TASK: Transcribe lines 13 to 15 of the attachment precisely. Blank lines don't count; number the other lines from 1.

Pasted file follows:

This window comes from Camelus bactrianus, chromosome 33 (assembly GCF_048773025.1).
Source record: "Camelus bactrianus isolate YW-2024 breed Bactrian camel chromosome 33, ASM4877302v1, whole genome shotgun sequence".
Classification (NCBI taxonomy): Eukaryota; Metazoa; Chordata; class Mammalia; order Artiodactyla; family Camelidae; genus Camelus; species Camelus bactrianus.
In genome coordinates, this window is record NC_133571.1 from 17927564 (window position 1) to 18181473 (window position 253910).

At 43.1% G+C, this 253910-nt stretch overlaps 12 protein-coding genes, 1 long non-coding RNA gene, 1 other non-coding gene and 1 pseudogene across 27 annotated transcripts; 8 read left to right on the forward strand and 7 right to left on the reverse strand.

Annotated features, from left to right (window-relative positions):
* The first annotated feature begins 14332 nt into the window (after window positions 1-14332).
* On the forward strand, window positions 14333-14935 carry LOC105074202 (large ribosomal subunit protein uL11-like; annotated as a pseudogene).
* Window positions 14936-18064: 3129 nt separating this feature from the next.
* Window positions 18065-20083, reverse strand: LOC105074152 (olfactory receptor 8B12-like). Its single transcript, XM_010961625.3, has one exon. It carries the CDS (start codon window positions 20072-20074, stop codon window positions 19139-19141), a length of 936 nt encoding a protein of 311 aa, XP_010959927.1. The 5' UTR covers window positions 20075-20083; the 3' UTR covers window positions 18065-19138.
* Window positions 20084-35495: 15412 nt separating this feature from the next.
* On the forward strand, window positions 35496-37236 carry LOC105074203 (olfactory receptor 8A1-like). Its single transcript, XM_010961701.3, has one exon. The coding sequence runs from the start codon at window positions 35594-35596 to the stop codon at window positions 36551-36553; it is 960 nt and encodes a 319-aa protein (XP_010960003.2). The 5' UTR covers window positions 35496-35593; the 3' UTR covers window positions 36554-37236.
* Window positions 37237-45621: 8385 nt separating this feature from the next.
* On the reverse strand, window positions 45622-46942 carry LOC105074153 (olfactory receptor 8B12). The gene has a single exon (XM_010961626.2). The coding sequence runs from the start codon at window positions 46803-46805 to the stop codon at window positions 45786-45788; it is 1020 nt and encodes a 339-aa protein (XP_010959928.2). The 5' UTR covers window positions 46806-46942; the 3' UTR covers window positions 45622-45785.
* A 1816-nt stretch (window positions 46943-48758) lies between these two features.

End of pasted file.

* Window positions 37237-45621: 8385 nt separating this feature from the next.
* On the reverse strand, window positions 45622-46942 carry LOC105074153 (olfactory receptor 8B12). The gene has a single exon (XM_010961626.2). The coding sequence runs from the start codon at window positions 46803-46805 to the stop codon at window positions 45786-45788; it is 1020 nt and encodes a 339-aa protein (XP_010959928.2). The 5' UTR covers window positions 46806-46942; the 3' UTR covers window positions 45622-45785.
* A 1816-nt stretch (window positions 46943-48758) lies between these two features.